“Blessed be the God and Father of our Lord Jesus Christ, the Father of mercies and God of all comfort, who comforts us in all our tribulation, that we may be able to comfort those who are in any trouble, with the comfort with which we ourselves are comforted by God. For as the sufferings of Christ abound in us, so our consolation also abounds through Christ” (2 Cor. 1.3-5).

“Therefore comfort each other and edify one another, just as you also are doing” (1 Thess. 5.11).

As Psalm 133.1 says, “Behold, how good and how pleasant it is for brethren to dwell together in unity!”

There is something so absolutely special about Christian fellowship because our Lord Jesus promises that “where two or three are gathered together in My name, I am there in the midst of them” (Matt. 18.20).

The great joy of having a Personal Mission Field is that there is always something we can do, someone we can encourage, someone we can comfort, someone we can pray with, someone we can share the Good News of Jesus with; and someone we can worship with any time of the day or night. That’s momentum. That’s life to the fullest.

For reflection

1. Your Personal Mission Field includes many believers. How will you encourage them today in their walk with and work for the Lord?

2. Who encourages you in your ministry? Have you thanked them lately?

3. What can you do to enrich the fellowship of believers in your church?

Young scholars may gain a great deal by conversing with old Christians. Those who do believe through grace, yet still need help. As long as they are in this world, there are remainders of unbelief, and something lacking in their faith to be perfected, and the work of faith to be fulfilled. Matthew Henry (1662-1714), Commentary on Acts 18.24-28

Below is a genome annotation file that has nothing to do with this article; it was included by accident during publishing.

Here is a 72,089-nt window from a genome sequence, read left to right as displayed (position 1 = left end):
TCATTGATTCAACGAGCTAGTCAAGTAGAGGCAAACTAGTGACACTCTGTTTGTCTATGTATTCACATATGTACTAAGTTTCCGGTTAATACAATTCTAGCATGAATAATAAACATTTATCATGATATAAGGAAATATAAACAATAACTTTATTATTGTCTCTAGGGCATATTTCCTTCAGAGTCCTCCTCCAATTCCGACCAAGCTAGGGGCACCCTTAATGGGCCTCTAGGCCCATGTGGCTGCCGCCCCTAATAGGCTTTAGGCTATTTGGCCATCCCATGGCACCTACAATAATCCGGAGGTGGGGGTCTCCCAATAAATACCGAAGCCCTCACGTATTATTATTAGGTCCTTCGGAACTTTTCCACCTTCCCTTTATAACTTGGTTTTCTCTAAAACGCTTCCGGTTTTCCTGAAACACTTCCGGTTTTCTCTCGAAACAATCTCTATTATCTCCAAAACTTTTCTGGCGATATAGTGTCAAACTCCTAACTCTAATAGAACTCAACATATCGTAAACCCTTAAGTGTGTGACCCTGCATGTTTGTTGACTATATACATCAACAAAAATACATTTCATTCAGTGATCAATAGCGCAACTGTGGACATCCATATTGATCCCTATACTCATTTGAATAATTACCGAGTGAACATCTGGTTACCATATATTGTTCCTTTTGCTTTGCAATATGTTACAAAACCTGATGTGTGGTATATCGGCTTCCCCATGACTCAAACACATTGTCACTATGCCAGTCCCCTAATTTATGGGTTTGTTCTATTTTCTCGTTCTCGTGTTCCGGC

Pray Psalm 133.2, 3.
Pray for the various ministry teams – pastors, teachers, leaders – whose work helps you to grow in the grace and knowledge of the Lord. Give thanks for them by name. Pray for unity among these various teams. Ask God to bless many through their work.

Sing Psalm 133.2, 3.

(Tryggare Kan Ingen Vara: Children of the Heavenly Father)
Like the precious oil of blessing flowing down on Aaron’s vestment,
God’s anointing rests forever where His people dwell together.

Like the dew of Hermon’s fountain falling down on Zion’s mountain,
so the blessing of the Savior dwells where unity finds favor.

T. M. and Susie Moore

You can listen to a summary of last week’s Scriptorium study by going to our website,, and clicking theScriptorium tab for last Sunday. You can download any or all the studies in this series on Acts by clicking here.

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Except as indicated, all Scriptures are taken from the New King James Version. © Copyright 1982 by Thomas Nelson, Inc. Used by permission. All rights reserved. For sources of all quotations, see the weekly PDF of this study. All psalms for singing are from The Ailbe Psalter (Williston: Waxed Tablet Publications, 2006), available by clicking here.

T.M. Moore

T. M. Moore is principal of The Fellowship of Ailbe, a spiritual fellowship in the Celtic Christian tradition. He and his wife, Susie, make their home in the Champlain Valley of Vermont.